Celibacy has other benign, though less dramatic, forms. It is used to prevent conception and to encourage fertility for subsequent pregnancies in lactating women. In some societies, aging women publicly adopt it, signaling an end to their ability or willingness to endure the burdens of more childbearing.
However, celibacy is not always so uplifting. Most notably, the great value most societies place on bridal virginity gives this dimension of celibacy a decidedly ugly side. Girls' tiny feet are no longer bound, and chastity belts are rusty museum curiosities, but female genital mutilation (FGM) and Middle Eastern "honor killings," the most flagrant examples, paint an ongoing scenario of bloody despair. Even now, six thousand little girls a day fall victim to FGM, and honor killings continue to snuff out young lives, all in the name of sexual purity.
Of course, this ferociously monitored premarital virginity is almost exclusively a bridal trademark. Most men, except Aztec and Enga bachelors, need not be virgin bridegrooms. This inequality stems from the double standard, the very different rules that govern sexuality in men and in women. This double standard is so deeply entrenched and widespread that, for centuries, it has encouraged and justified the existence of large-scale prostitution -- in the name of celibacy. St. Augustine, always able to identify with libertine males, summarized the argument this way: "Remove prostitutes from human affairs, and you would pollute the world with lust." He and other influential moralists, religious and civil, have defended harlotry as an essential outlet for the randy males it diverts from seducing the more suitable virgins they will later marry and with whom they will procreate. The classic proof of this double standard was the late-nineteenth-century crusading journalist William Stead's purchase of an adolescent virgin he later sold to a brothel, just to prove how easily it could be done.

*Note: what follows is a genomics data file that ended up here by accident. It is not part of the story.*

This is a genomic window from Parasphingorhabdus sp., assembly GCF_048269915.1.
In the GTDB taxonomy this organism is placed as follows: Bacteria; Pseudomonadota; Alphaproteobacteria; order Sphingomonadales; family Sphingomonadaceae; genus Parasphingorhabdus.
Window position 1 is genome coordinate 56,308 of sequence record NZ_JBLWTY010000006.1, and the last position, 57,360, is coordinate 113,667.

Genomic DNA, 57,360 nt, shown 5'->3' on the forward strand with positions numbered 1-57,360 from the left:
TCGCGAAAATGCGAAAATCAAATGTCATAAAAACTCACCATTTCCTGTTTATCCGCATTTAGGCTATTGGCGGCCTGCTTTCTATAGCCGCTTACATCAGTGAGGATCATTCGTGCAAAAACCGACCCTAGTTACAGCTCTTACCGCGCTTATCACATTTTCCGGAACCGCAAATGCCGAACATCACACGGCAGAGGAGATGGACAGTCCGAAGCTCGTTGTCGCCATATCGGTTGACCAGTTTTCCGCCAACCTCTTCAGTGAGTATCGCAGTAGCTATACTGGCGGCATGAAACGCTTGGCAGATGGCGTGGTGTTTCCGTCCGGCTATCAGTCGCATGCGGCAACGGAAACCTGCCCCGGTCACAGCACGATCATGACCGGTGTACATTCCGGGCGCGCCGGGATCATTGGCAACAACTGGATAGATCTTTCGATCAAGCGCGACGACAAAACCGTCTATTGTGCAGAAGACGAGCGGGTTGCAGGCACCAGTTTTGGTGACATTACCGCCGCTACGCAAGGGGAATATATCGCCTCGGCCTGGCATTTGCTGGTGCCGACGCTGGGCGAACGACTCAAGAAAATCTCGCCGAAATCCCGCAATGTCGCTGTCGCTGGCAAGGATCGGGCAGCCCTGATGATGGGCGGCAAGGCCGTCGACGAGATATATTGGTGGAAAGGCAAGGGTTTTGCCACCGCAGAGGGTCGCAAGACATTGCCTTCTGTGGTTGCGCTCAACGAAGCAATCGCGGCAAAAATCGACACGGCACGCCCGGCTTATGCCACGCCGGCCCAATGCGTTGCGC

Often celibacy is imposed on unwilling subjects, both male and female: prisoners; nineteenth-century schoolteachers in Russia and Canada; millions of Chinese herded into work camps in the most repressive days of Maoist China; unloved Arab wives doomed to crowded marriages with husbands who love and bed newer favorites; millions of Chinese bachelors condemned to celibate existences because the nation's "one child per family" policy provoked mass destruction of unvalued female fetuses and infants and created today's massive gender imbalance.